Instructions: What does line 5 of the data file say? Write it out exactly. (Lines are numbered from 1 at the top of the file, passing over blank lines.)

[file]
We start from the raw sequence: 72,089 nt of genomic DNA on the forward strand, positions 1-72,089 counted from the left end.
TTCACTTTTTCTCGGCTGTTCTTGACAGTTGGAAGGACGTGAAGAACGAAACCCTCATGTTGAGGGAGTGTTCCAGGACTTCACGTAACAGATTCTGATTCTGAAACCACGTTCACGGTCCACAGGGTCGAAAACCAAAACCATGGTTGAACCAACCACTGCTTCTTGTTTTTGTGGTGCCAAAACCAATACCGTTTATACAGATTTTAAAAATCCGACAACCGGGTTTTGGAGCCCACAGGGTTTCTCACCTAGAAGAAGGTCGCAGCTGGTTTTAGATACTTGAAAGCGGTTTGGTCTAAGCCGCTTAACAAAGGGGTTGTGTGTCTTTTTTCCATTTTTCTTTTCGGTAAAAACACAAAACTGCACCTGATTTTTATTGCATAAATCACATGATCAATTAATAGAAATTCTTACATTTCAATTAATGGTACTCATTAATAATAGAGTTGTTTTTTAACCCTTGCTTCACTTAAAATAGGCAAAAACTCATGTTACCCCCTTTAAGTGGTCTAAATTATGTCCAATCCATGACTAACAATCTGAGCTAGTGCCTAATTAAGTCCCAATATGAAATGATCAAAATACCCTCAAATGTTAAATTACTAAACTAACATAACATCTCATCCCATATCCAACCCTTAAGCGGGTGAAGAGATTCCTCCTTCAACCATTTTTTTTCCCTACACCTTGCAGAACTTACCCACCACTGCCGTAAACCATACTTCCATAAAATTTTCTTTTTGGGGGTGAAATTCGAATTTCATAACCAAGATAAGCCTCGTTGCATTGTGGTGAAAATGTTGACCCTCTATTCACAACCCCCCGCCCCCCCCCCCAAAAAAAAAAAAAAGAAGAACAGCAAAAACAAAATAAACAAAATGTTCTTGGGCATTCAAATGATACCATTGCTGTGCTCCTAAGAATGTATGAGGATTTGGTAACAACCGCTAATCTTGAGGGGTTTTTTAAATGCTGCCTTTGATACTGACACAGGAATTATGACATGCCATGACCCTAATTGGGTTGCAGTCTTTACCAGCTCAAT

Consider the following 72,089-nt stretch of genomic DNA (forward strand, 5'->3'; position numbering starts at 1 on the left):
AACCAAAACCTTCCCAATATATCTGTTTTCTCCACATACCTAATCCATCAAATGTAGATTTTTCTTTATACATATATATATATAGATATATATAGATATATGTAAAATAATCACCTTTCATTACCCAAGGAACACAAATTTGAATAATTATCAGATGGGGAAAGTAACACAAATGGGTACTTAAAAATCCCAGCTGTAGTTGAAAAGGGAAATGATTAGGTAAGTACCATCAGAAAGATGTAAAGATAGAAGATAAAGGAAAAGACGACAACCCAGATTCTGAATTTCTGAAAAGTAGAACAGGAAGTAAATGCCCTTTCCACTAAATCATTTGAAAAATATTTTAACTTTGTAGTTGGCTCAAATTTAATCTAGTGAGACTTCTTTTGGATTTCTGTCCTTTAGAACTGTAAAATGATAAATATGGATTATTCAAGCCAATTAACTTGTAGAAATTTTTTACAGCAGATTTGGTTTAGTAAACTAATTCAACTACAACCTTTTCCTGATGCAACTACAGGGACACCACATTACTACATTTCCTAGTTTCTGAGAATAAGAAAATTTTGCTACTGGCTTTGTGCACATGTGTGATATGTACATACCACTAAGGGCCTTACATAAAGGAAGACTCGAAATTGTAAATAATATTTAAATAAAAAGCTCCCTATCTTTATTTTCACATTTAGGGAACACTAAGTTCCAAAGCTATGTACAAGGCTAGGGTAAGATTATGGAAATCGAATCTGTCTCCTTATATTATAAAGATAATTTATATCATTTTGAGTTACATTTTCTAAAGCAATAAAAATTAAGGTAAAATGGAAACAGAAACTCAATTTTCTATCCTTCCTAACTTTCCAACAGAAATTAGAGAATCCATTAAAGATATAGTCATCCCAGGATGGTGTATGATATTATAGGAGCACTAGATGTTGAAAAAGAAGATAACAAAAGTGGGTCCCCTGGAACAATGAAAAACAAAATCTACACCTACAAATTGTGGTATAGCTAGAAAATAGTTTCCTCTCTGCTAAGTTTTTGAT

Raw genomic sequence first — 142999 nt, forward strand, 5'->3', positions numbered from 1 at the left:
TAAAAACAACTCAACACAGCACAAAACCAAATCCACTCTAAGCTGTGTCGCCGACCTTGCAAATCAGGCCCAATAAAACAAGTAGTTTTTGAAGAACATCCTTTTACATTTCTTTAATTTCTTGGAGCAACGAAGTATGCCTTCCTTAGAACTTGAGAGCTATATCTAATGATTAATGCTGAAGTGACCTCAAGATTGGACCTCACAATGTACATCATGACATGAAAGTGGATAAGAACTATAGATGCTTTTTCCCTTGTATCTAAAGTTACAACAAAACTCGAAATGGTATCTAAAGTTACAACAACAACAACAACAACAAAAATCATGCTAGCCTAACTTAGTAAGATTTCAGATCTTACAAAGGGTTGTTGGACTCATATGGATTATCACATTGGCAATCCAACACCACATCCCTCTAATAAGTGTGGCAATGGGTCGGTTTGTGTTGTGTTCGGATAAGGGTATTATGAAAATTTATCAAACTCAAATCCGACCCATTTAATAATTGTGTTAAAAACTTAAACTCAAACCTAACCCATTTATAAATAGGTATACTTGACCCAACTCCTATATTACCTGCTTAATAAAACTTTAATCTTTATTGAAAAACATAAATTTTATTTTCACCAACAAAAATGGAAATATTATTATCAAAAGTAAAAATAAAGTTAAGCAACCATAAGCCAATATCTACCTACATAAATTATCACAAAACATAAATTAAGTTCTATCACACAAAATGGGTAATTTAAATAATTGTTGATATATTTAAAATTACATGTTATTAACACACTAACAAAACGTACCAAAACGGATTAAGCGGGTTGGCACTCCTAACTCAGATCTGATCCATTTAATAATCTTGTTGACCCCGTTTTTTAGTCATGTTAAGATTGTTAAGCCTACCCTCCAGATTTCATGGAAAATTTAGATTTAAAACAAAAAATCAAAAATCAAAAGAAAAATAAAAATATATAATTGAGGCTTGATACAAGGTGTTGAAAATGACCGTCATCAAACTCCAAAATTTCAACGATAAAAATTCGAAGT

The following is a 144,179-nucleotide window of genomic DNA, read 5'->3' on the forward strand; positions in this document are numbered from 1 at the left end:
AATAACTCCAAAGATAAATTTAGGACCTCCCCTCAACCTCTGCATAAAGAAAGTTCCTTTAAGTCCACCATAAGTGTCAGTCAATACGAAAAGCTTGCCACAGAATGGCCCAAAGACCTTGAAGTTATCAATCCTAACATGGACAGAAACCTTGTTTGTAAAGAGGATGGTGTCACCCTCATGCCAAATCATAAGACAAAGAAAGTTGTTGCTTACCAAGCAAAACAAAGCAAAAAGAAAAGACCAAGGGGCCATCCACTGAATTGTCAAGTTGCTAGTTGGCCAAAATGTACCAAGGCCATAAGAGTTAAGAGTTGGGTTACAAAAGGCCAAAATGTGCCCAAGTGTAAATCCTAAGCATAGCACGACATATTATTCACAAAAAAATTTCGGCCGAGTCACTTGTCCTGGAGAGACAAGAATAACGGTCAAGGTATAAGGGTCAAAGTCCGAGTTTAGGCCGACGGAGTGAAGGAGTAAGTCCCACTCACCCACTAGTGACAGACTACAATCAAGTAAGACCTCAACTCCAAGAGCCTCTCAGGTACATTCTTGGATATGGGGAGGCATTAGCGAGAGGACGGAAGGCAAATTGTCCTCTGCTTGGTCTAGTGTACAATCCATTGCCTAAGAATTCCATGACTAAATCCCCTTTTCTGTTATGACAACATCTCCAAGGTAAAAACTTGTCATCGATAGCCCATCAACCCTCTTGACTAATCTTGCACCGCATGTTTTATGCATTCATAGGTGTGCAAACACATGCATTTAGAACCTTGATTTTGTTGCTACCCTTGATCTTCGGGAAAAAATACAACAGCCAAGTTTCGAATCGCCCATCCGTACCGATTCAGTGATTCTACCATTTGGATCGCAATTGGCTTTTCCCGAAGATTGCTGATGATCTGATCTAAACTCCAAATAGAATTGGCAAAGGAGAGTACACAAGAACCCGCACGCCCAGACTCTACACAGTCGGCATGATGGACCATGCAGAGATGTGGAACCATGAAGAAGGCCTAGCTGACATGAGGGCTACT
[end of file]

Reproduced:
Raw genomic sequence first — 142999 nt, forward strand, 5'->3', positions numbered from 1 at the left: